inspired and inspiring for others this year and
Repeatedly digging your own hole, battling
to dodge it and going through the process of
re-emerging is not a healthy lifestyle nor
sustainable. Its far better to use your vast yogic
toolbox to prevent digging the hole in the first
place. Things will then naturally flow with greater
ease; energy, class structure, student numbers,
perhaps even traffic en route to classes!

Charlotte Dodson is kindly

offering all AyJ readers
FrEE membership valid for
one month from the date of
registration to access her
online classes, live chats and
tips. Visit
promotions and enter code
AyJ-EXCLuSIVE before
31 January, 2014.

Diana Timmins is a freelance health and wellbeing

journalist and certified Hatha instructor in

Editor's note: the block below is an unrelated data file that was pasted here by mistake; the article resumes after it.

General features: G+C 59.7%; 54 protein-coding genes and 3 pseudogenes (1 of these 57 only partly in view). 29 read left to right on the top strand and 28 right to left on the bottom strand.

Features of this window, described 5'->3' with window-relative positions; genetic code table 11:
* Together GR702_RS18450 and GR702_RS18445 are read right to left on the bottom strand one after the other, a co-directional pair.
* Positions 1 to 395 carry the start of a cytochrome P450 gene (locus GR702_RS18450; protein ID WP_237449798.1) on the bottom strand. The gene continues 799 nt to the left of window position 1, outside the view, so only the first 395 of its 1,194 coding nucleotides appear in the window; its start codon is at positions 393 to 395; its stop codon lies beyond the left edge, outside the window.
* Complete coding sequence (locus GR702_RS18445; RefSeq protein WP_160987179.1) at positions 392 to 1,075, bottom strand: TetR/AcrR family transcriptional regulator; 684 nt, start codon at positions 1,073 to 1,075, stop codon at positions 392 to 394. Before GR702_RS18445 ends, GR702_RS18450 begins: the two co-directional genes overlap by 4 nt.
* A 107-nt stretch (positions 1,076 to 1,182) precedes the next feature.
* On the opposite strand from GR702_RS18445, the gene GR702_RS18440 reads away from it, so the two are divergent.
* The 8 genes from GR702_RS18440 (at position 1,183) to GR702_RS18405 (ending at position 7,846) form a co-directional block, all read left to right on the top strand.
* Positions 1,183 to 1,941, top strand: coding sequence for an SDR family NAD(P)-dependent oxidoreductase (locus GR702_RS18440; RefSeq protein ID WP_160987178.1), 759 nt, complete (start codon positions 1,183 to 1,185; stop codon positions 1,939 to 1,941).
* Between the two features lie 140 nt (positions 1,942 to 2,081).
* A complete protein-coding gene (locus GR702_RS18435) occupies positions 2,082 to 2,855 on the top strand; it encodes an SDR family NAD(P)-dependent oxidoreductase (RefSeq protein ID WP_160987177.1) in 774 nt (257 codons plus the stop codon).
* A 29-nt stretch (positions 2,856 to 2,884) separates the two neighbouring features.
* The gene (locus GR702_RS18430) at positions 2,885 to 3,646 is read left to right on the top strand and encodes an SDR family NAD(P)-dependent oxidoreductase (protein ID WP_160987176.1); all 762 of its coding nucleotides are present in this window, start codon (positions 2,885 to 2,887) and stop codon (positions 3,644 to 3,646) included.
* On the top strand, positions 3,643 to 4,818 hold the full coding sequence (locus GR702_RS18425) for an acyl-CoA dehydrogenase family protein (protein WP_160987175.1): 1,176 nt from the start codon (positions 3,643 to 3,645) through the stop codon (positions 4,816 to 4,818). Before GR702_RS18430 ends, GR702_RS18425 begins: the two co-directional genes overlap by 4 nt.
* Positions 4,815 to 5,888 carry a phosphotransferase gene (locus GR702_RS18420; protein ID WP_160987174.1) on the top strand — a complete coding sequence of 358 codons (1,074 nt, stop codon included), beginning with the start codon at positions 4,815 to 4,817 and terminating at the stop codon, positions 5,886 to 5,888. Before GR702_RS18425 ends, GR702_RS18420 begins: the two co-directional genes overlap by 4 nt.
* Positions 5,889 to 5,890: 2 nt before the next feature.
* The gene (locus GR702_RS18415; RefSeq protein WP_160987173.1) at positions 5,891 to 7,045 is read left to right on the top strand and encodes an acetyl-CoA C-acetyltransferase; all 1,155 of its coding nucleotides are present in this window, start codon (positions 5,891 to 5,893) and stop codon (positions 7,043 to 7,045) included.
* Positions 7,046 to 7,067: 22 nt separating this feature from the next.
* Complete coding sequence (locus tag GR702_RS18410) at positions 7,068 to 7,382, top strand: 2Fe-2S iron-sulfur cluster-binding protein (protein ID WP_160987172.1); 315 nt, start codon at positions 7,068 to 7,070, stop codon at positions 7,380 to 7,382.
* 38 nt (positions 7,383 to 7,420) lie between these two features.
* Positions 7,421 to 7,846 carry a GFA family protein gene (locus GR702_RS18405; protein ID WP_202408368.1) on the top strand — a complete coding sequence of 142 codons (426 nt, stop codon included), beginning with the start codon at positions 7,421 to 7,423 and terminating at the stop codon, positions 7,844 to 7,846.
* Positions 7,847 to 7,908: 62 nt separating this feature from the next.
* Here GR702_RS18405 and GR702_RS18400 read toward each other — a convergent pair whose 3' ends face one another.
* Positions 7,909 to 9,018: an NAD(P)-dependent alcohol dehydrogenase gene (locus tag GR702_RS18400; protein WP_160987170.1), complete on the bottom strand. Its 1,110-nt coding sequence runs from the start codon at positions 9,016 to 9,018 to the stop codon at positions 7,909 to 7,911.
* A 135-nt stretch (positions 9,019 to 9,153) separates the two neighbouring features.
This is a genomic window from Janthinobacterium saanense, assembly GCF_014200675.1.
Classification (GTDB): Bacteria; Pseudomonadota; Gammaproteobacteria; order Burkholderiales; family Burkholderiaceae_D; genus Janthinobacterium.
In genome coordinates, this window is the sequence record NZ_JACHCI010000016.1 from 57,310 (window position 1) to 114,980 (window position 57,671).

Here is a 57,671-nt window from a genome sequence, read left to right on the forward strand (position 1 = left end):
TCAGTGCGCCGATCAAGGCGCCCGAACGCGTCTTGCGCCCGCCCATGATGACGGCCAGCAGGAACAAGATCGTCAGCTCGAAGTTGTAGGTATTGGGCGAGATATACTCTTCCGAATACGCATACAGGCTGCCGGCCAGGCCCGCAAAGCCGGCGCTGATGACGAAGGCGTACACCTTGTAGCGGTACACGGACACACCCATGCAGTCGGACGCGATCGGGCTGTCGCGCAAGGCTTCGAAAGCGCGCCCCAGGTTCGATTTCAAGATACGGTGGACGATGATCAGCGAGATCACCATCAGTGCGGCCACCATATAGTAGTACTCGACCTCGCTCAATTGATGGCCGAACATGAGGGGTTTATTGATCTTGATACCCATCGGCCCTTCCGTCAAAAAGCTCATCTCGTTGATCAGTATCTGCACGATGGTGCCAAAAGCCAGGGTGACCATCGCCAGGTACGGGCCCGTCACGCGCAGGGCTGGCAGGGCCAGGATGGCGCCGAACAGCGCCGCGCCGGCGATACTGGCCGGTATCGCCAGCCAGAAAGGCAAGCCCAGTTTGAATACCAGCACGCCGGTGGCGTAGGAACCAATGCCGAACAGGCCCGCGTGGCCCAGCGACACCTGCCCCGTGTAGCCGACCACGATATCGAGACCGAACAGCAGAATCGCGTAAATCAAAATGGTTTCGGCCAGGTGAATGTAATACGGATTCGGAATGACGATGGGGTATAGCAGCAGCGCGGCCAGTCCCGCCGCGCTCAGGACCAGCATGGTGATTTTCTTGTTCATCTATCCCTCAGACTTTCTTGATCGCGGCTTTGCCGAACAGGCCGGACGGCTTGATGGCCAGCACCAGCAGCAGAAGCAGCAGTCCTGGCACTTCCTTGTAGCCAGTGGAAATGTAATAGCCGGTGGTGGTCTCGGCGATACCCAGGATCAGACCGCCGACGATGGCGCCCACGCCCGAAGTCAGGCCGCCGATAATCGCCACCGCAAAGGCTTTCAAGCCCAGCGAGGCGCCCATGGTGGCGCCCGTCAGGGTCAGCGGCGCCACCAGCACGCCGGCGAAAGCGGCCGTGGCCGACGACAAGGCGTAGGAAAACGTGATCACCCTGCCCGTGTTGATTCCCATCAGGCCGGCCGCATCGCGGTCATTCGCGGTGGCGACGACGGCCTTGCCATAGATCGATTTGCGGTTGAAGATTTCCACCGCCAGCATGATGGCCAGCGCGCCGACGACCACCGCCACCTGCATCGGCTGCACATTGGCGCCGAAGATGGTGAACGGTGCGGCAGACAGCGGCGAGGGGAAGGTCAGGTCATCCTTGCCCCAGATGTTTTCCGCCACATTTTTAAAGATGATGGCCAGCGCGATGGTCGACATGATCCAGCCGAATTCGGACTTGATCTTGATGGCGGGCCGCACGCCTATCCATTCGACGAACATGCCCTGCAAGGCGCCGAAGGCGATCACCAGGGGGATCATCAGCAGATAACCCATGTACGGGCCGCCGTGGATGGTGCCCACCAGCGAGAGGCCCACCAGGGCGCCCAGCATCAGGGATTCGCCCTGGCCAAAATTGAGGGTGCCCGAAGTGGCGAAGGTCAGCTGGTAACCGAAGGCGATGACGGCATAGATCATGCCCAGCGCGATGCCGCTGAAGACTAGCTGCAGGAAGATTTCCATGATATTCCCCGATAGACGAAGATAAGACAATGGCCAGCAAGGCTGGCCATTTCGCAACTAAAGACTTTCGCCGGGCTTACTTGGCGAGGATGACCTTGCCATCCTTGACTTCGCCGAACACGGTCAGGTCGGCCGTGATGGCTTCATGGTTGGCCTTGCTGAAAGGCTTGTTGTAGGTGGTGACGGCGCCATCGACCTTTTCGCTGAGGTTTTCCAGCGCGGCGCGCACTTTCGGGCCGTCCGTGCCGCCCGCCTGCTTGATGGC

Wollongong, NSW.

symptoms of burnout
Could you be on the brink of burnout? While its best
to seek expert advice for medical diagnosis, possible
indicators can include:
reluctance to teach
unenthused to provide
uninspired to practise
or plan

muscular tension
weight fluctuations
frequent colds and flus

yo gaj o u r n a l .co m . au 3 3


core values
Tone your mid-section and draw on your inner strength

move from
the centre
Core work in yoga is not
isolated movement. You
work from your centre
in relationship to the
effort of your arms and
legs. Learning to
connect the work of the
limbs to the core is the
key to practising more
advanced poses such
as arm balances and

By Nikki Coste llo

upward extended foot pose

urdhva prasarita padasana
urdhva = upward; prasarita = extended;
pada = foot; asana = pose